The only problems with the issue are the two Natalya scenes. The dialogue seems out-of-place for an otherwise dark book. Moreover, the relationship between Bruce and Natalya is not what is typically found in the pages of any given Bat book. Bruce usually gravitates to women who are little off their rockers, as Bruce is not the picture of mental health himself. Batman’s previous relationships with women such as Catwoman, Talia Al Ghul, or even Vicki Vale seem to fit with the type of woman Bruce Wayne/Batman would be interested in pursuing. In short, Natalya is too normal for Bruce. The two out place scenes are not necessarily Gregg Hurwitz’s fault, as he was saddled with this relationship by the previous writer. The panels with Bruce and Natalya leave the reader with a stale and out-of-place feeling. Simply put, the two scenes with Natalya provide nothing more than a disruption to an otherwise excellent issue. Perhaps, the character of Natalya will become to Batman what Karen Page is to Daredevil or Gwen Stacy is to Spider-Man. Outside of that, there is not much use for the character or the relationship.
David Finch’s art in “Batman: The Dark Knight #10” is truly amazing, as we have come to expect from Mr. Finch. Though his writing was less than stellar on previous issues of the series, fans will be delighted that he retained the art responsibilities on the title, his art was never lacking. Finch captures the dark and disconcerting feel of Hurwitz’s script perfectly, especially in the opening pages and the hallucinations of Jim Gordon. Finch’s style is impeccably suited for this type of Batman story. Moreover, Finch seems to have been teamed with a writer that will facilitate his grim art. The dark art of David Finch, as previously seen over at Marvel in 2006-2007 Moon Knight title, soars to an elite level, with some panels truly terrifying the reader. Hopefully, Finch will stay as the regular artist on the series with Gregg Hurwitz at the writing helm. Side note, I had the pleasure of meeting David Finch at the 2008 Wizard World: Los Angeles. Mr. Finch was very approachable and friendly, he signed multiple issues of New Avengers and Moon Knight for me that day. It is always nice to see a talented artist and celebrity who has remained grounded and treats his/her fans pleasantly.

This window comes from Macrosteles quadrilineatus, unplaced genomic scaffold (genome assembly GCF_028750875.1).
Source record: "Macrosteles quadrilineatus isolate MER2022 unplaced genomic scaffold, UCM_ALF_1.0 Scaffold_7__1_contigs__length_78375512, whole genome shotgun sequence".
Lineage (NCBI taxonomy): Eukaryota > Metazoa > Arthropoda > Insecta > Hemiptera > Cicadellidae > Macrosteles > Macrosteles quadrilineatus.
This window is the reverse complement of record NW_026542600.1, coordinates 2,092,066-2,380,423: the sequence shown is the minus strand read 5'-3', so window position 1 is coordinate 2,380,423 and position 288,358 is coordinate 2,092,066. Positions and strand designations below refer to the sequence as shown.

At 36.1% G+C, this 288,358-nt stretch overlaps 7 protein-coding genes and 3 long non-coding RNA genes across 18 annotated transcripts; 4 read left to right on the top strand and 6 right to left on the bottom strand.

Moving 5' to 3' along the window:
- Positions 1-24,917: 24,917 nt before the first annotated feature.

“Batman: The Dark Knight #10” turns the previously deficient ongoing series into its original intention, a dark and somewhat horror driven Batman book. The introduction of a revamped Scarecrow leaves the reader wanting issue eleven immediately, something the previous nine issues failed in grossly. Hopefully, the creative team of Gregg Hurwitz and David Finch will remain on the title for many issues to come.
Mr. Z’s Verdict